When the --output option is specified for the sm_server sm_service command, each Manager stores its working history in a log file. Every time a Manager starts, it writes information to the log file when one of the following occurs:
Connection is lost
Log files are, by default, written to the BASEDIR/smarts/local/logs directory. The SM_WRITEABLE environment variable specifies the default locations for log files and other output files such as repositories and saved consoles, as described in “SM_WRITEABLE” on page 153.
Also, the location where log files are saved can be separately controlled with the SM_LOGFILES environment variable, as described in “SM_LOGFILES” on page 153.
All log files have a .log file type. The default name of a log file is based on the Manager's name. For example, if the name of the Manager is MYDM, then the name of the English log file is MYDM_en_US_UTF-8.log. To change the default name, specify a filename with the --output option for the sm_server sm_service command.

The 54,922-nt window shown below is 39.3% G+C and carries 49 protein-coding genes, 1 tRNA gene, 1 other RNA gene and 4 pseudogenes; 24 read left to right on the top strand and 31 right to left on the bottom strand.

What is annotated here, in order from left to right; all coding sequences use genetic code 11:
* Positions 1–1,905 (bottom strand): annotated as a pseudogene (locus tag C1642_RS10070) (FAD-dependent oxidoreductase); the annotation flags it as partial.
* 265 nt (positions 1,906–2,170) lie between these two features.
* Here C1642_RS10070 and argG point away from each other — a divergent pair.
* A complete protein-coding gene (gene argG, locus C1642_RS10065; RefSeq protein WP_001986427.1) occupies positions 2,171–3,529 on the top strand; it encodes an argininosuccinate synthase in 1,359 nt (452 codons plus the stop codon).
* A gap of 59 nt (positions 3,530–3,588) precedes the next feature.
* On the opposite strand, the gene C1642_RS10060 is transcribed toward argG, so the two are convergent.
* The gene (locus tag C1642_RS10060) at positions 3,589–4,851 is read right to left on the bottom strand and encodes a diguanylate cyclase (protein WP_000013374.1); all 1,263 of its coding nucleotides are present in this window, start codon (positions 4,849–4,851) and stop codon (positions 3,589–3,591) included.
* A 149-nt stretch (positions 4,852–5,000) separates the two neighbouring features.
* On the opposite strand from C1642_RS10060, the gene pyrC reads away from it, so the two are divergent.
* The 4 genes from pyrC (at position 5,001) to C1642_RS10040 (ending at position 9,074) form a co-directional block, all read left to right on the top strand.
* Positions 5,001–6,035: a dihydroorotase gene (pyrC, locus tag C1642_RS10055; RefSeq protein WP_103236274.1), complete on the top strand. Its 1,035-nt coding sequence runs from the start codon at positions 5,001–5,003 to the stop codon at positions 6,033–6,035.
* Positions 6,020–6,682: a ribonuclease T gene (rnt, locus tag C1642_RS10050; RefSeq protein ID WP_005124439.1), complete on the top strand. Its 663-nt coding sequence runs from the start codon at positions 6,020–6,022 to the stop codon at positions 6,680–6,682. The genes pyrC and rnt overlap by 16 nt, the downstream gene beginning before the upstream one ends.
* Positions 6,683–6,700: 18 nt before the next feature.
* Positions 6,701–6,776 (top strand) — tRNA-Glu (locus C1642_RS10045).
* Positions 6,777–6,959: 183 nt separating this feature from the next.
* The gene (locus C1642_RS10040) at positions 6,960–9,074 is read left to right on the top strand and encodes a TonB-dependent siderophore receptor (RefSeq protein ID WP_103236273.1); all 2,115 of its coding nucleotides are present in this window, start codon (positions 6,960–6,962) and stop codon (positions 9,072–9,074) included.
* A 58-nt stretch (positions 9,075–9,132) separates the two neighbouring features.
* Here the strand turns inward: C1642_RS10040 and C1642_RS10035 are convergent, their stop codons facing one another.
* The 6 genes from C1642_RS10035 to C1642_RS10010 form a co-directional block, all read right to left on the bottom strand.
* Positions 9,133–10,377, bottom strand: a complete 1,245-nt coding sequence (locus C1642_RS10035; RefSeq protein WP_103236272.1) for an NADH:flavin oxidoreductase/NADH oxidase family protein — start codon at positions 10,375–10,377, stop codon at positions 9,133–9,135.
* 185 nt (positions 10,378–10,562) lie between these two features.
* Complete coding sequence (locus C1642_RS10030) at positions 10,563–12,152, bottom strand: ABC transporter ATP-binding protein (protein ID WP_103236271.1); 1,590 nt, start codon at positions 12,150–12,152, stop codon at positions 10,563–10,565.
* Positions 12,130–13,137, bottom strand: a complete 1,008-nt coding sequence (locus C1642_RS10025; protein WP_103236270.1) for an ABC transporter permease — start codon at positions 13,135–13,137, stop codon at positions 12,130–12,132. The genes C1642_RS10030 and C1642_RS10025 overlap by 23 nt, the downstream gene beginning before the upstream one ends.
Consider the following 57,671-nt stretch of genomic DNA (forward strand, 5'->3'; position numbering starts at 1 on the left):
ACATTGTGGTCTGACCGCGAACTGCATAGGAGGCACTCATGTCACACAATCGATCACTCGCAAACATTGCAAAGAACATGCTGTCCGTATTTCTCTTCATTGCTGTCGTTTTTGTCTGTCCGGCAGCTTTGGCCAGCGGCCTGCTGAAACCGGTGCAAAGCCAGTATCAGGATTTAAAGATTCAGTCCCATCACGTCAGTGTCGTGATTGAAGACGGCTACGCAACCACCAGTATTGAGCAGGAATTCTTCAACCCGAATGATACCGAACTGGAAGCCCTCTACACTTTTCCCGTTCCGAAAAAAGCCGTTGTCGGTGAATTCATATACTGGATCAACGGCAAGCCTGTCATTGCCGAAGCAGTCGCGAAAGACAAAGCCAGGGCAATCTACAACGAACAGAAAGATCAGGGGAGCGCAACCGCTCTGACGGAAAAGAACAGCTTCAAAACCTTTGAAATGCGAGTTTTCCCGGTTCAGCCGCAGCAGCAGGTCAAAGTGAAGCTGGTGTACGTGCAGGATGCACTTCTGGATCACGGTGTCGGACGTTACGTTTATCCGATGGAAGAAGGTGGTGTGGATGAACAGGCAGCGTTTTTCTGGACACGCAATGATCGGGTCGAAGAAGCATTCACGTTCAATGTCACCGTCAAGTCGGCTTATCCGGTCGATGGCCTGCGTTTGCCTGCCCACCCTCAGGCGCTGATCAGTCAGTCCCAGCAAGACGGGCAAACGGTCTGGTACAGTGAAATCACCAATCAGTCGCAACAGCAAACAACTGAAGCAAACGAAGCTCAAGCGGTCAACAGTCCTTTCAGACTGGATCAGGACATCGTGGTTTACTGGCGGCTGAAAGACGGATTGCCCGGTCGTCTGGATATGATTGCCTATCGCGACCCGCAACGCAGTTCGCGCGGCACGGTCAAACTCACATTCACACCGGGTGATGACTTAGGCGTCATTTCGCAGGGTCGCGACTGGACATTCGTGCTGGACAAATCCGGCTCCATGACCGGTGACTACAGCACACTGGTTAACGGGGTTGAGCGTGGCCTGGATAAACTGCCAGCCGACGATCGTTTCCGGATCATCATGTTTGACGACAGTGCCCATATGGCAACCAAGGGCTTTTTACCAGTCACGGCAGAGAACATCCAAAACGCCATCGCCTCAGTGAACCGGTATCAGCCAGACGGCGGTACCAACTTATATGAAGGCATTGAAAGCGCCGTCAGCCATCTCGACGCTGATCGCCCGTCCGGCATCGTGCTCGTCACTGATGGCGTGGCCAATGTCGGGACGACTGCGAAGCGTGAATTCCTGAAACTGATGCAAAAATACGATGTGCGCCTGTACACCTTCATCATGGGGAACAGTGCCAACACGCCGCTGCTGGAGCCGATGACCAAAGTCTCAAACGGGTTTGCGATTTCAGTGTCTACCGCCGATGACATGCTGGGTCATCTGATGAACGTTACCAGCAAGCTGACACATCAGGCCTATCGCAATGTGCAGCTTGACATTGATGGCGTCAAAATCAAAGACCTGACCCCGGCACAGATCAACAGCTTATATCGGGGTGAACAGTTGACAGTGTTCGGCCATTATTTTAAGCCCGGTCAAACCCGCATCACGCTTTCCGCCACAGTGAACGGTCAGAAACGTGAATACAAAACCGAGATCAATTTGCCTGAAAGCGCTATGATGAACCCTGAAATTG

The names of log files written by adapters are described in their respective user’s guides.
SDK programs can maintain up to 1,000 different copies of backup log files for each log that is being generated. For example, if you are generating two log files, MYDM_en_US_UTF-8.log and MYDM_fr_UTF-8.log file, you can maintain up to 1,000 backup log files for the MYDM_en_US_UTF-8.log and 1,000 backup log files for the MYDM_fr_UTF-8.log.
The number of saved log files is determined by the value of the SM_BACKUP_FILE_LIMIT environment variable. When a Manager starts up, it renames a file that matches its log filenames and adds a .bak suffix to the name (for example, MYDM_en_US_UTF-8.log to MYDM_en_US_UTF-8.log.bak). If a file with this name already exists, it is renamed MYDM_en_US_UTF-8.log.NNN, and a new MYDM_en_US_UTF-8.log.bak is created. By default, SDK programs save two log files, which does not include the active log file.
Log file management behavior applies to both log files. Log rolling is managed in a synchronized fashion so that data in multiple logs can be correlated. Thus, when the non-English log rolls, the English log, if it is being produced, will also roll.